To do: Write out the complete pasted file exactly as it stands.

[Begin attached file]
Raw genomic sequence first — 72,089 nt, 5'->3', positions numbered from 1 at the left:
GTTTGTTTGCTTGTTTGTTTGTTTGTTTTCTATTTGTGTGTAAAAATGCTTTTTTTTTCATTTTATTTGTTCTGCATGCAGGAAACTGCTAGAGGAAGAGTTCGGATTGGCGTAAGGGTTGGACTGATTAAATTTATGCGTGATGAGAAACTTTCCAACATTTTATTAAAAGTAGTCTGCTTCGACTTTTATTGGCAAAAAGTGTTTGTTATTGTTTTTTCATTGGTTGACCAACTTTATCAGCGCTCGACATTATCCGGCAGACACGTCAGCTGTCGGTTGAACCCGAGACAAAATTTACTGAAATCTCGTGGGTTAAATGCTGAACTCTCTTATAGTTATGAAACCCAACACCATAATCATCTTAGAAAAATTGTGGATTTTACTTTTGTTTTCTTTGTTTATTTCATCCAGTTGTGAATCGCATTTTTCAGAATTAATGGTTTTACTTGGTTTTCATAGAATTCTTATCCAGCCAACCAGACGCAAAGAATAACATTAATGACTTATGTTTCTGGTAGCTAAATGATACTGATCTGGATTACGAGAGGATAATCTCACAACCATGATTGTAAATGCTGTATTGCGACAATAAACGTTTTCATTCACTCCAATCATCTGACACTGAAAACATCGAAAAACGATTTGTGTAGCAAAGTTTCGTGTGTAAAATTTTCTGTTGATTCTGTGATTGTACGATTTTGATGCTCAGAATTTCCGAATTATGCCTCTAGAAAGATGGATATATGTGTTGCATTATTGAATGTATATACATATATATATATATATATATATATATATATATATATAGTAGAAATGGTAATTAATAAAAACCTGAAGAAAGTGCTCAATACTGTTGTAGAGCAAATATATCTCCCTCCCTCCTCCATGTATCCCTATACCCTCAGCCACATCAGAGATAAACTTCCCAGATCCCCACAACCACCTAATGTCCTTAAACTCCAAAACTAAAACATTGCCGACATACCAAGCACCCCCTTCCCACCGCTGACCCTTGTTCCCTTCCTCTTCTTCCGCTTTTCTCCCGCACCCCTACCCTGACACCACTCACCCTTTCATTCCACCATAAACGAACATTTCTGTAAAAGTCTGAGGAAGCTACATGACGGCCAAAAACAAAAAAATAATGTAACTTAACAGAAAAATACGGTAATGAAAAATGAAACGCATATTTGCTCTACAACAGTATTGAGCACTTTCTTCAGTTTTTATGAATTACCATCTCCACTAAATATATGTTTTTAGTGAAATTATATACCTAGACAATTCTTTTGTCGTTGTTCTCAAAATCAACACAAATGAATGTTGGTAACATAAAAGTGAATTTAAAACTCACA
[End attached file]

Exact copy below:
Raw genomic sequence first — 72,089 nt, 5'->3', positions numbered from 1 at the left:
GTTTGTTTGCTTGTTTGTTTGTTTGTTTTCTATTTGTGTGTAAAAATGCTTTTTTTTTCATTTTATTTGTTCTGCATGCAGGAAACTGCTAGAGGAAGAGTTCGGATTGGCGTAAGGGTTGGACTGATTAAATTTATGCGTGATGAGAAACTTTCCAACATTTTATTAAAAGTAGTCTGCTTCGACTTTTATTGGCAAAAAGTGTTTGTTATTGTTTTTTCATTGGTTGACCAACTTTATCAGCGCTCGACATTATCCGGCAGACACGTCAGCTGTCGGTTGAACCCGAGACAAAATTTACTGAAATCTCGTGGGTTAAATGCTGAACTCTCTTATAGTTATGAAACCCAACACCATAATCATCTTAGAAAAATTGTGGATTTTACTTTTGTTTTCTTTGTTTATTTCATCCAGTTGTGAATCGCATTTTTCAGAATTAATGGTTTTACTTGGTTTTCATAGAATTCTTATCCAGCCAACCAGACGCAAAGAATAACATTAATGACTTATGTTTCTGGTAGCTAAATGATACTGATCTGGATTACGAGAGGATAATCTCACAACCATGATTGTAAATGCTGTATTGCGACAATAAACGTTTTCATTCACTCCAATCATCTGACACTGAAAACATCGAAAAACGATTTGTGTAGCAAAGTTTCGTGTGTAAAATTTTCTGTTGATTCTGTGATTGTACGATTTTGATGCTCAGAATTTCCGAATTATGCCTCTAGAAAGATGGATATATGTGTTGCATTATTGAATGTATATACATATATATATATATATATATATATATATATATATATAGTAGAAATGGTAATTAATAAAAACCTGAAGAAAGTGCTCAATACTGTTGTAGAGCAAATATATCTCCCTCCCTCCTCCATGTATCCCTATACCCTCAGCCACATCAGAGATAAACTTCCCAGATCCCCACAACCACCTAATGTCCTTAAACTCCAAAACTAAAACATTGCCGACATACCAAGCACCCCCTTCCCACCGCTGACCCTTGTTCCCTTCCTCTTCTTCCGCTTTTCTCCCGCACCCCTACCCTGACACCACTCACCCTTTCATTCCACCATAAACGAACATTTCTGTAAAAGTCTGAGGAAGCTACATGACGGCCAAAAACAAAAAAATAATGTAACTTAACAGAAAAATACGGTAATGAAAAATGAAACGCATATTTGCTCTACAACAGTATTGAGCACTTTCTTCAGTTTTTATGAATTACCATCTCCACTAAATATATGTTTTTAGTGAAATTATATACCTAGACAATTCTTTTGTCGTTGTTCTCAAAATCAACACAAATGAATGTTGGTAACATAAAAGTGAATTTAAAACTCACA